An Allentown, Pennsylvania pharmaceutical company accused of devising a scheme to avoid paying new drug application fees to FDA has agreed to a $4 million settlement under the False Claims Act.

According to Section 736 (d)(1)(D) of the FD&C Act (the Act), small businesses may be entitled to fee waivers when submitting their first drug applications to FDA. For purposes of this provision of the Act, a small business is defined as “an entity that has fewer than 500 employees, including employees of affiliates, and that does not have a drug product that has been approved under a human drug application and introduced or delivered for introduction into interstate commerce.”

According to the DOJ press release, Lehigh Valley Technologies, Inc. (LVT) “previously received a fee waiver in 2010 for its Oxycodone Hydrochloride NDA. Because it received that fee waiver, LVT was ineligible to receive another such fee waiver.  LVT subsequently desired to submit two NDAs relating to potassium chloride for oral solution.  Had LVT submitted the NDAs in its own name, the FDA would have required it to pay fees totaling over $2 million.”

DOJ added, “Knowing that it was ineligible, LVT allegedly developed a scheme with two companies to avoid the fees.  Under the terms of the agreements, LVT paid the companies to submit NDAs for potassium chloride for oral solution in their own name.  LVT’s payment to the companies was contingent upon the FDA granting waivers from the prescription drug user fee.  LVT prepared and controlled all of the submissions that the companies made to the FDA relating to the NDA approval.  Neither LVT nor the companies disclosed to the government the agreements despite the government’s request for such information. Not knowing of the agreements, the FDA granted fee waivers and approved both NDAs.”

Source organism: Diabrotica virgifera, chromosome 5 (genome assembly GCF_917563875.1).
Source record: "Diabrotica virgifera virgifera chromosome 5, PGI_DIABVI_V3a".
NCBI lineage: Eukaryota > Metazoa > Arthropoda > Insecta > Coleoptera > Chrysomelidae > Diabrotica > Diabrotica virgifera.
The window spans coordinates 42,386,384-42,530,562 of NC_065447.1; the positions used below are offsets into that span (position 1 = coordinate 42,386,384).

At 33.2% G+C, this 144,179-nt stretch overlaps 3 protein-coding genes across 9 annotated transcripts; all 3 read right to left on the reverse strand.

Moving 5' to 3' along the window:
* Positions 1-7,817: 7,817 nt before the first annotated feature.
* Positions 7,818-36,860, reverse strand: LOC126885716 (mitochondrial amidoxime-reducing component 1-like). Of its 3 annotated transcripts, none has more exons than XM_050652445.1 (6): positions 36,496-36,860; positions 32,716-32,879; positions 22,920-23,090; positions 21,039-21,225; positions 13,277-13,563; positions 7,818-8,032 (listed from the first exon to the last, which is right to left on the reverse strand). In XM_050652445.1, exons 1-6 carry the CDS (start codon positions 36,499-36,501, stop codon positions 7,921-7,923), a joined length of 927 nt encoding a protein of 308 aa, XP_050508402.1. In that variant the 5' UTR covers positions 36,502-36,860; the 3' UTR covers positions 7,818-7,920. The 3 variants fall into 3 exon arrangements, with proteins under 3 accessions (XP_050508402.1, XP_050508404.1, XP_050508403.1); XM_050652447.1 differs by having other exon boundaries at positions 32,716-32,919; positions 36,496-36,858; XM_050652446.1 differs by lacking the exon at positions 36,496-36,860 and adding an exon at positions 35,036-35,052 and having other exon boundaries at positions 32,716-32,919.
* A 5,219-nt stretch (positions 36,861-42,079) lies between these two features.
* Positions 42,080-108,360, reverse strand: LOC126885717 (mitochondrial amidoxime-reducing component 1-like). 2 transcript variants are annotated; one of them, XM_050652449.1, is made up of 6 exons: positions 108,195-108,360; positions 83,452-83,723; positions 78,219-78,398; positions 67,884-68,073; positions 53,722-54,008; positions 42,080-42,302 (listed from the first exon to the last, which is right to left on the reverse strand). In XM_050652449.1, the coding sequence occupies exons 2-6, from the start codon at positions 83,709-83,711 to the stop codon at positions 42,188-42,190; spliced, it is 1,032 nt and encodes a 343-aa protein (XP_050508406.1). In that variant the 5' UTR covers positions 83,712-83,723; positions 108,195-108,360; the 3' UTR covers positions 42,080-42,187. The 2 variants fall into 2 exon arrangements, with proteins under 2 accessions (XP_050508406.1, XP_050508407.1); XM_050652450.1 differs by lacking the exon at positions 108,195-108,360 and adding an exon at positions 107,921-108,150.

This case, perhaps the first of its kind, demonstrates how FDA can strategically employ its Office of Criminal Investigations (OCI) to deter corporate behavior that seeks to undermine the Act.  If other entities involved in the same type of fraudulent activity are aggressively targeted by the agency, a significant decrease in the number of suspect drug application fee waiver requests can certainly be expected.  The net result could be millions of dollars in additional fees to FDA.  These may not be “sexy” cases for OCI or DOJ, but they nonetheless have enormous potential to deter pharmaceutical fraud within the drug manufacturing realm.  Excellent work FDA!